Monday, January 9, 2017

The NATURE of Things

Last October, we  brought the Walking Play, "Nature," to Squash Blossom Farm for  five performances.  This was the most extravagant and ambitious event we have undertaken so far, and  absolutely magical.
Through the Tigerlion Arts company, a cast of astounding actors and musicians  came together to tell the story of the  friendship of Ralph Waldo Emerson and Henry David Thoreau and their mutual love of nature.  The play was staged in several sites on our farm, with the cast and audience moving from scene to scene.
We had met with the directors many months in advance to plan the sites and walking paths, and had been given instructions for mowing, pruning, planting. The time of day, time of year, angle of the sun and shadows were considered for lighting for each scene.  Landscapes of our farm that we normally take for granted as our back yard, pasture, and prairie, became magical sets.

The play was true to history. Most of the dialogue came directly from the writings of Emerson and Thoreau, and it was brought vividly to life through the passion and talent of the cast.
Far from being a stodgy period piece, the story was filed with comedy,
 - even some hilarious clowning!
The musicians (violin percussion, guitar and bagpipes) were extraordinary.
Together with a chorus comprised of local singers,  the play was accompanied by a rich musical score.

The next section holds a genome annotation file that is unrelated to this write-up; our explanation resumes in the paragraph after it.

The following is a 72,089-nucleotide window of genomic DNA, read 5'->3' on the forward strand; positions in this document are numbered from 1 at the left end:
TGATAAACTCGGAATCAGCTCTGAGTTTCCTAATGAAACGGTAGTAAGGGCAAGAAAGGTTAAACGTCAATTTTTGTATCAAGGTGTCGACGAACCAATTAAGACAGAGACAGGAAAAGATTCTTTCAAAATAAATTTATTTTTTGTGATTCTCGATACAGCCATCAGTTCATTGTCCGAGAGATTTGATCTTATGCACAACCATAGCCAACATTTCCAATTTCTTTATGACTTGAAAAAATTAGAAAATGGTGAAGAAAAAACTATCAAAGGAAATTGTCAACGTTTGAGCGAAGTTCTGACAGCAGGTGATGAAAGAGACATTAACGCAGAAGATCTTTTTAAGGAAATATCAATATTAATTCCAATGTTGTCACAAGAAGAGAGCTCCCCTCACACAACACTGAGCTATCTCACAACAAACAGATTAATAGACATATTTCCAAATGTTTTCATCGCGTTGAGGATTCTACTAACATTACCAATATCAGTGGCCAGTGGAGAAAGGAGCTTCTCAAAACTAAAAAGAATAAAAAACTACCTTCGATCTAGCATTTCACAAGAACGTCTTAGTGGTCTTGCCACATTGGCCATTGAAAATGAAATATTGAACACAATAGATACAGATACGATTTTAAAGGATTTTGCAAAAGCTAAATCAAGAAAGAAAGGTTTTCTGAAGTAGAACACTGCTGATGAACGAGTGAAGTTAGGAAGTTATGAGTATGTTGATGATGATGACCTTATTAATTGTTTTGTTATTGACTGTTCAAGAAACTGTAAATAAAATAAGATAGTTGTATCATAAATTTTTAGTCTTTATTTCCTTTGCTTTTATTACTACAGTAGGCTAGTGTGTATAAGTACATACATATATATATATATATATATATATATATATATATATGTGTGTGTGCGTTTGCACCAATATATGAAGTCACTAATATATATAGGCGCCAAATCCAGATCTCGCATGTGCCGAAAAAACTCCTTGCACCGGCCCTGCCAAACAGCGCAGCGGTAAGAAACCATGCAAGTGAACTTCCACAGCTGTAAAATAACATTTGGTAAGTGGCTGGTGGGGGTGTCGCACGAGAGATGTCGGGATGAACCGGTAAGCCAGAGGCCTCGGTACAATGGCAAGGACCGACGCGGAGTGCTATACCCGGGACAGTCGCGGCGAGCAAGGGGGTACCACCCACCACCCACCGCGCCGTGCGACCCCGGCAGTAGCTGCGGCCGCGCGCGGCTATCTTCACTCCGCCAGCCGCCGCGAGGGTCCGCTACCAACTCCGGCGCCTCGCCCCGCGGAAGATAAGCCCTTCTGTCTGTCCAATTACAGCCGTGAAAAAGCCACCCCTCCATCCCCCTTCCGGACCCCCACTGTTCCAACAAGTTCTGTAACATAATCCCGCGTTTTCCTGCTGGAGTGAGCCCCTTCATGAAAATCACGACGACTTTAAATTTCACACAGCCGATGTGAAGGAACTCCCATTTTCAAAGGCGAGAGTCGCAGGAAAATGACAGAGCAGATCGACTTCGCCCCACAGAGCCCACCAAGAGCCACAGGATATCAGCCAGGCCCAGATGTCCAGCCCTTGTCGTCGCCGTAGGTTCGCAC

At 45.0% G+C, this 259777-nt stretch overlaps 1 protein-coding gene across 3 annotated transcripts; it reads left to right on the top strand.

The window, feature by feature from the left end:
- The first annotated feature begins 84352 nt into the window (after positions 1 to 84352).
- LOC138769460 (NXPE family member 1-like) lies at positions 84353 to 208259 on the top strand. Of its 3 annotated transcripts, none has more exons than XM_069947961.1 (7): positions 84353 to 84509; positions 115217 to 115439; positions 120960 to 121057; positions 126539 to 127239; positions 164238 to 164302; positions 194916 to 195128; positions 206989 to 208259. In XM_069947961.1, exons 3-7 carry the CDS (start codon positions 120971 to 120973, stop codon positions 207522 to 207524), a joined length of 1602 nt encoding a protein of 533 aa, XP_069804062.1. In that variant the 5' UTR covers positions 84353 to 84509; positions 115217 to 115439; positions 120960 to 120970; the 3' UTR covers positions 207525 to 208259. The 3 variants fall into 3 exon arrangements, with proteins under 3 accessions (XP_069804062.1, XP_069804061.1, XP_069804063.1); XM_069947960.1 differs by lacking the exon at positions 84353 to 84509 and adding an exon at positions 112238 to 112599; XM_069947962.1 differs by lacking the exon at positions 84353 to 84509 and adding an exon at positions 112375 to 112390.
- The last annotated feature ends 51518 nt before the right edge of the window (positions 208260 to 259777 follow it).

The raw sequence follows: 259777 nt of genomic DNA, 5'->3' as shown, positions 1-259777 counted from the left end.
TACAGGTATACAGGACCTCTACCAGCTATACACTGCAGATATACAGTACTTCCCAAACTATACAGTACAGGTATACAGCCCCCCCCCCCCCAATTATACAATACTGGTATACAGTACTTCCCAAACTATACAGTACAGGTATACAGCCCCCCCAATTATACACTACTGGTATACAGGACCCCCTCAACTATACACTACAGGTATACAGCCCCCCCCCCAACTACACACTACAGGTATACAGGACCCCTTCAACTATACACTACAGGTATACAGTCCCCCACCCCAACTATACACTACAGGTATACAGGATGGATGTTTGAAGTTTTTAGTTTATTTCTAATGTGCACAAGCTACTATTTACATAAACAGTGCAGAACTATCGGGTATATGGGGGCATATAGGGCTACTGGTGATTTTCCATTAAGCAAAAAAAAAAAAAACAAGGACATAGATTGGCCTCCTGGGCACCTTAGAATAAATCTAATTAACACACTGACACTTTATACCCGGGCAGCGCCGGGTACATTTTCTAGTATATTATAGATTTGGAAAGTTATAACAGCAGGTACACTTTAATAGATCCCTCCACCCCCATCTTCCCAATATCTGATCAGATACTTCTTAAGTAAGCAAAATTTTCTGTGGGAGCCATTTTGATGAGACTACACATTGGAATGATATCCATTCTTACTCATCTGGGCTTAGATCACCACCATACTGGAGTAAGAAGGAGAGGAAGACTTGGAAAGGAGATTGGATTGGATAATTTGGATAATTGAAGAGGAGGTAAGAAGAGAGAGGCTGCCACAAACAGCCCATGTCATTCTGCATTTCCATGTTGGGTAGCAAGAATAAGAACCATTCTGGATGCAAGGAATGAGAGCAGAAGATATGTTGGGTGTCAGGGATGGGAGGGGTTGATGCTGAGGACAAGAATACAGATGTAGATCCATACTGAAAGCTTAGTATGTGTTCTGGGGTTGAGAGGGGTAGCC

Alexa Skye Buntrock, a young local actor, was perfect as Emerson's daughter Ellie.
The natural features of our farm became an integral part of the production. When a rooster crowed or a wayward butterfly fluttered through the scene, it became part of the story.
The bean field scene was especially evocative, with chorus members singing and dancing as field workers, transforming long poles into scythes, rakes and pitchforks in the tall grass.
We had received an unusual amount of rain all summer and fall, and the  greatest challenge for the cast was probably pushing the huge, heavy, belching Machine of Progress on its thin iron wheels through the soft, soggy prairie earth and up the hill!

The actors kept the audience moving from scene to scene.
Tyson Forbes, who co-wrote and co-created the play, performed as Emerson and is a direct descendant of Ralph Waldo Emerson!
The audience got to meet the cast and director for a post-show discussion.  Markell Kieffer (center, in the straw hat) is the play's Director.
We are so grateful to Tigerlion Arts for sharing their talent and this  wonderful production with  us.

Thank you also to the many community members who made this event a success by singing in the chorus, providing housing for the cast and crew, attending the performances, and volunteering in other ways.

If there is any way we can manage it, we would  love to bring this production back to Squash Blossom Farm again!

This activity was made possible by the voters of Minnesota through a grant from the Southeastern Minnesota Arts Council thanks to a legislative appropriation from the arts and cultural heritage fund.

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